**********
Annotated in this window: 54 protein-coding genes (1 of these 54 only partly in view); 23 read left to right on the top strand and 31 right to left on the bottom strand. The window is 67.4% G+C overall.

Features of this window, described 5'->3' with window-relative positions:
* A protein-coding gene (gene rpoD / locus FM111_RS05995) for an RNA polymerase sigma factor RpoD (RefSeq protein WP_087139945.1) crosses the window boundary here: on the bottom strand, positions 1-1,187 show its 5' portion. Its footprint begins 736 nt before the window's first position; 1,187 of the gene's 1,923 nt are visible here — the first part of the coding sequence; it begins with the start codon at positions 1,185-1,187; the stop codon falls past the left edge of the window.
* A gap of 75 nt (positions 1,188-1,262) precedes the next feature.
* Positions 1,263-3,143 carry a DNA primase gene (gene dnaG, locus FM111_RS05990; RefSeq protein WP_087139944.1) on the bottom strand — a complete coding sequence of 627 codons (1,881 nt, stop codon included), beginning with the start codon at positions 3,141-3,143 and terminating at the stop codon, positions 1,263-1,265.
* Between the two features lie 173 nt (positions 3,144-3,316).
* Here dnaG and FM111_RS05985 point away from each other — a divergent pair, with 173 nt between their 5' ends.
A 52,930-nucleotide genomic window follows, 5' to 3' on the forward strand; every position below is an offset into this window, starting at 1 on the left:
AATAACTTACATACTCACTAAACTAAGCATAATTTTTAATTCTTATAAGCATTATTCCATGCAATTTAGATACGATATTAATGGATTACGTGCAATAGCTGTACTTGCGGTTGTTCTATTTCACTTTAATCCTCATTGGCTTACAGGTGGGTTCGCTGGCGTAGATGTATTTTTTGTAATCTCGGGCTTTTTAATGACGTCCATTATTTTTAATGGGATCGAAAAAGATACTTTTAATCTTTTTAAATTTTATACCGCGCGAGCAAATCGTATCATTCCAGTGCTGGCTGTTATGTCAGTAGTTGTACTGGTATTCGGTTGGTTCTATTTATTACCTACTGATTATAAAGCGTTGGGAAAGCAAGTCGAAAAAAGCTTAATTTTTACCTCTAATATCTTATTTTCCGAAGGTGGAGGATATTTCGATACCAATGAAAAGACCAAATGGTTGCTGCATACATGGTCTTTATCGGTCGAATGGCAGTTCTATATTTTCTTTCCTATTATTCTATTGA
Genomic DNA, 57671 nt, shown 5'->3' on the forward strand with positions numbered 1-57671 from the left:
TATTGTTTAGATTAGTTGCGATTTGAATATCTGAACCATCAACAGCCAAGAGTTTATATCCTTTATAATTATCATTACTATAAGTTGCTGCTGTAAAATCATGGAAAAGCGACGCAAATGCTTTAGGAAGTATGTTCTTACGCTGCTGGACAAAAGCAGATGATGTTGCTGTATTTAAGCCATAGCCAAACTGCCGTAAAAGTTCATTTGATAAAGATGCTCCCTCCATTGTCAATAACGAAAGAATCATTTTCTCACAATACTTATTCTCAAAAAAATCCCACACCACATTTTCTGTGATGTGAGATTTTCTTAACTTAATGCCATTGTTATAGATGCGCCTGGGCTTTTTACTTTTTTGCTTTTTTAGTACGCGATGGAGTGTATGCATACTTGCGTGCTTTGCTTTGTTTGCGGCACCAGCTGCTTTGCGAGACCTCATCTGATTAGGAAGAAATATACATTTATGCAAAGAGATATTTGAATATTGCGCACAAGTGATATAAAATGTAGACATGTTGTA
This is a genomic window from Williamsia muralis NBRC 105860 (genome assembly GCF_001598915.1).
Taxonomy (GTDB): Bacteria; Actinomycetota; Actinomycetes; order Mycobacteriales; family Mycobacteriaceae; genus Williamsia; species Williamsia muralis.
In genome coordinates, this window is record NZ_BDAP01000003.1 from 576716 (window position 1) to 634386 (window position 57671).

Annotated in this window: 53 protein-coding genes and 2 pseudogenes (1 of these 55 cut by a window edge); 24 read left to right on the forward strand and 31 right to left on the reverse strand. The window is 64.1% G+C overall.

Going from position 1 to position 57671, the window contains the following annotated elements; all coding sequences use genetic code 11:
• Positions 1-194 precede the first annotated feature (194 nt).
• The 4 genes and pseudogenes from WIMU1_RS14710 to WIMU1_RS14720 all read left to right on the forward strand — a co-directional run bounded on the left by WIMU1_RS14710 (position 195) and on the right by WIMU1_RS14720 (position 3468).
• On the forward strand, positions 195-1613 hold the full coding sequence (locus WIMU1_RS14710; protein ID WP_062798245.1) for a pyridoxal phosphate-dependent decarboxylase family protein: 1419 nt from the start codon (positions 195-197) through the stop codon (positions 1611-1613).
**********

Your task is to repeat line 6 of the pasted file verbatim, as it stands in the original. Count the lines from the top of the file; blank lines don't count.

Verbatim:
* Between the two features lie 173 nt (positions 3,144-3,316).